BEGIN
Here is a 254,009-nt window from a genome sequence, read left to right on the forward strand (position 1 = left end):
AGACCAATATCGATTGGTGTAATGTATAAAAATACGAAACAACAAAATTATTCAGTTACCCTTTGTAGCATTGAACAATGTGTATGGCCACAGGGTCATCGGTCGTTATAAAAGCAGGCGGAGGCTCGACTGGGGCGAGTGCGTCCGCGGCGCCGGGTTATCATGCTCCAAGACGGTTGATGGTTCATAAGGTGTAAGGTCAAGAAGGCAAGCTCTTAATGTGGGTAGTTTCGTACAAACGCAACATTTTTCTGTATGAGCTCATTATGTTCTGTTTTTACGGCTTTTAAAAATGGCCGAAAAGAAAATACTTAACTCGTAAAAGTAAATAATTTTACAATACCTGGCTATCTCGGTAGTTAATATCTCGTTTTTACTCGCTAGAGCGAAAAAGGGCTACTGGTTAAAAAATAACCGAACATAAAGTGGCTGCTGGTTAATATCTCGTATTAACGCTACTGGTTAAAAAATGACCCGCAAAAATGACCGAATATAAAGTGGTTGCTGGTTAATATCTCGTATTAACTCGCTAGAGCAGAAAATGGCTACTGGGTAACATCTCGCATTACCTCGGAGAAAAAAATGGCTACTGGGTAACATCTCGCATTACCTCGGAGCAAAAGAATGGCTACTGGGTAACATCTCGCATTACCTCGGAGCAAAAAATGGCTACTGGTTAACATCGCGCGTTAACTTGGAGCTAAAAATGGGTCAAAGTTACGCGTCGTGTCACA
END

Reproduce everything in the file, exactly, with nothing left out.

Here is a 254,009-nt window from a genome sequence, read left to right on the forward strand (position 1 = left end):
AGACCAATATCGATTGGTGTAATGTATAAAAATACGAAACAACAAAATTATTCAGTTACCCTTTGTAGCATTGAACAATGTGTATGGCCACAGGGTCATCGGTCGTTATAAAAGCAGGCGGAGGCTCGACTGGGGCGAGTGCGTCCGCGGCGCCGGGTTATCATGCTCCAAGACGGTTGATGGTTCATAAGGTGTAAGGTCAAGAAGGCAAGCTCTTAATGTGGGTAGTTTCGTACAAACGCAACATTTTTCTGTATGAGCTCATTATGTTCTGTTTTTACGGCTTTTAAAAATGGCCGAAAAGAAAATACTTAACTCGTAAAAGTAAATAATTTTACAATACCTGGCTATCTCGGTAGTTAATATCTCGTTTTTACTCGCTAGAGCGAAAAAGGGCTACTGGTTAAAAAATAACCGAACATAAAGTGGCTGCTGGTTAATATCTCGTATTAACGCTACTGGTTAAAAAATGACCCGCAAAAATGACCGAATATAAAGTGGTTGCTGGTTAATATCTCGTATTAACTCGCTAGAGCAGAAAATGGCTACTGGGTAACATCTCGCATTACCTCGGAGAAAAAAATGGCTACTGGGTAACATCTCGCATTACCTCGGAGCAAAAGAATGGCTACTGGGTAACATCTCGCATTACCTCGGAGCAAAAAATGGCTACTGGTTAACATCGCGCGTTAACTTGGAGCTAAAAATGGGTCAAAGTTACGCGTCGTGTCACA